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Getting in Shape

Children create shapes out of everyday materials.

  • Directions

    1. Gather a variety of chenille sticks, straws, and yarn for this activity. Prior to beginning this lesson plan, students will have studied a variety of geometric shapes such as a circle, triangle, square, rectangle, etc.
    2. Ask students to share with the class the names and attributes for geometric shapes. As students speak write their contributions on a classroom white board using Crayola® Dry Erase Markers. When identifying attributes, students might say that a rectangle has four points, instead of four vertices or angles. Ask students to illustrate their suggestion on the white board and show the 'points'. You may want to introduce the term 'angle' for students to hear. Write it on the white board.
    3. Let the class know that they will be making geometric shapes in this lesson using some unusual materials. Distribute the chenille sticks, straws, and yarn, as well as Crayola School Glue. Have students work on small groups, allowing time for discussion about technique. If enough adults are available, assign one adult to each group to guide the discussion and assure safe use of materials.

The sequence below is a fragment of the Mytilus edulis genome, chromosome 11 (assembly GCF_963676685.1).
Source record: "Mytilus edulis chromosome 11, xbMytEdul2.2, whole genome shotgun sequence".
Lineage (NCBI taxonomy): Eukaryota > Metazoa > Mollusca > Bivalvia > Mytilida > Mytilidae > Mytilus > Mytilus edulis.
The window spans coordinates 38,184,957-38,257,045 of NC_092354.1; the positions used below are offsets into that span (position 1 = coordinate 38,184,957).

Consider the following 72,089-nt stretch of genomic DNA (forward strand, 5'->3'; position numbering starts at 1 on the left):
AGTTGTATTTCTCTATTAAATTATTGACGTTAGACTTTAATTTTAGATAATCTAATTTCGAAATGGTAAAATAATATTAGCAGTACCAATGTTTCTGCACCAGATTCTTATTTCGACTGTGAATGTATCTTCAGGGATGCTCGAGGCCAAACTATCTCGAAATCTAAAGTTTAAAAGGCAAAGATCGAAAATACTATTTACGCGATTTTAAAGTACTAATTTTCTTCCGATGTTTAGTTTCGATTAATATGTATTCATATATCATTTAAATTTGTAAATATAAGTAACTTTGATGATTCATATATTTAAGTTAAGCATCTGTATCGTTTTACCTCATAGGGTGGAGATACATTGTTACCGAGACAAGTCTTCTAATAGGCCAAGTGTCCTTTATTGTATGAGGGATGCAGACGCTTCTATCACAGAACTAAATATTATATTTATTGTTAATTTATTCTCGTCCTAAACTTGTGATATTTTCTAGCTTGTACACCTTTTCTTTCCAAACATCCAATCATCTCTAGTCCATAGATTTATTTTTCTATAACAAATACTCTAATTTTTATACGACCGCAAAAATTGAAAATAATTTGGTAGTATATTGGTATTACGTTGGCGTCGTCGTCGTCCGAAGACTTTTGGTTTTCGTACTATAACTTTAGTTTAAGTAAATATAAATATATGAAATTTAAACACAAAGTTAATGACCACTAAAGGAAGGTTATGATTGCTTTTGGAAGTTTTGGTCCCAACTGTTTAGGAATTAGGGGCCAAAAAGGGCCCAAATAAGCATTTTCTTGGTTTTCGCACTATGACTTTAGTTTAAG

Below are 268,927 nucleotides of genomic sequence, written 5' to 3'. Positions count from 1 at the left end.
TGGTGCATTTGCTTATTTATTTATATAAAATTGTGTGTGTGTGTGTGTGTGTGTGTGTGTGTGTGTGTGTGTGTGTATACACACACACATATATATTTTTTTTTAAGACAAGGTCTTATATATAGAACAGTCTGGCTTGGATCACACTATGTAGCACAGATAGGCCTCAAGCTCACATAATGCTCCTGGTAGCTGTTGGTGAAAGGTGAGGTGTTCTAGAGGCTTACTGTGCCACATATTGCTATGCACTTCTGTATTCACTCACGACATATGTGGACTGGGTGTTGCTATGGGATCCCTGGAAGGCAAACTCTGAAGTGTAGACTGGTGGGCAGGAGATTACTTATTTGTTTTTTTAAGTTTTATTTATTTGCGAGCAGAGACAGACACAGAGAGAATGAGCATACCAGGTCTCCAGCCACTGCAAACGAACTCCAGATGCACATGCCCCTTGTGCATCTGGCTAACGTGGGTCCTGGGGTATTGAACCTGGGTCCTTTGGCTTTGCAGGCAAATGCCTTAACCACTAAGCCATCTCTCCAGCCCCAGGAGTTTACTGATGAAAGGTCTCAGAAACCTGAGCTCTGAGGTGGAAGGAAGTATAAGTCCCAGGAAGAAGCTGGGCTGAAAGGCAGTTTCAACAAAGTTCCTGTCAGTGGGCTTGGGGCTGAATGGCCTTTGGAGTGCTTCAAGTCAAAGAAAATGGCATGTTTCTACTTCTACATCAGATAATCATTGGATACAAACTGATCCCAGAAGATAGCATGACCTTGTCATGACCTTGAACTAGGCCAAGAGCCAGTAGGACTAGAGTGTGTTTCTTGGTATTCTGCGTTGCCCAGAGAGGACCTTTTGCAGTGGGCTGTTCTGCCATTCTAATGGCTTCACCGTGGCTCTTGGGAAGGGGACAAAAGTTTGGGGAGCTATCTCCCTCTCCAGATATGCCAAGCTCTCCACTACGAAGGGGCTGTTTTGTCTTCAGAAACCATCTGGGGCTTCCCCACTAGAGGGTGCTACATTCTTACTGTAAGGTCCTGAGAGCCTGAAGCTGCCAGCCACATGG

4. Using construction paper and Crayola Colored Pencils, ask students to draw a shape of their choice. Once drawn, have students to place Crayola School Glue or Glitter Glue on top of the lines drawn to form the shape.
    5. Using Crayola Scissors, students cut chenille sticks, drinking straws, and/or yarn to fit their shapes. Place the pieces on the glue to create a 3-D effect. Allow glue to dry overnight.
    6. Once glue has dried, students place their names on the shapes they have created. Holding their geometric shape in their hands, students peruse their classroom and identify items that contain their shape. For example, the windows in the classroom may be rectangular, the dry erase markers are round like a circle, etc. Assist students with the classroom tour as needed.
  • Standards

    LA: Participate in collaborative conversations with diverse partners about grade level topics and texts with peers and adults in small and larger groups.

    LA: Participate in shared research and writing projects.

    MATH: Identify and describe shapes.

    MATH: Analyze, compare, create, and compose shapes.

    VA: Use visual structures of art to communicate ideas.

  • Adaptations

    Possible classroom resources include: Round is a Mooncake: A Book of Shapes by Roseanne Thong; Shapes, Shapes, Shapes by Tana Hoban; A Circle Here, A Square There: My Shapes Book by David Diehl; I Spy Shapes in Art by Lucy Micklethwait

    Ask students to take their 3-D shape home and find several items that have the same, or similar shape. With adult assistance, students take digital photographs of these home items. Upload student photos to a classroom computer and share them in a whole-class experience. Ask classmates what they see!


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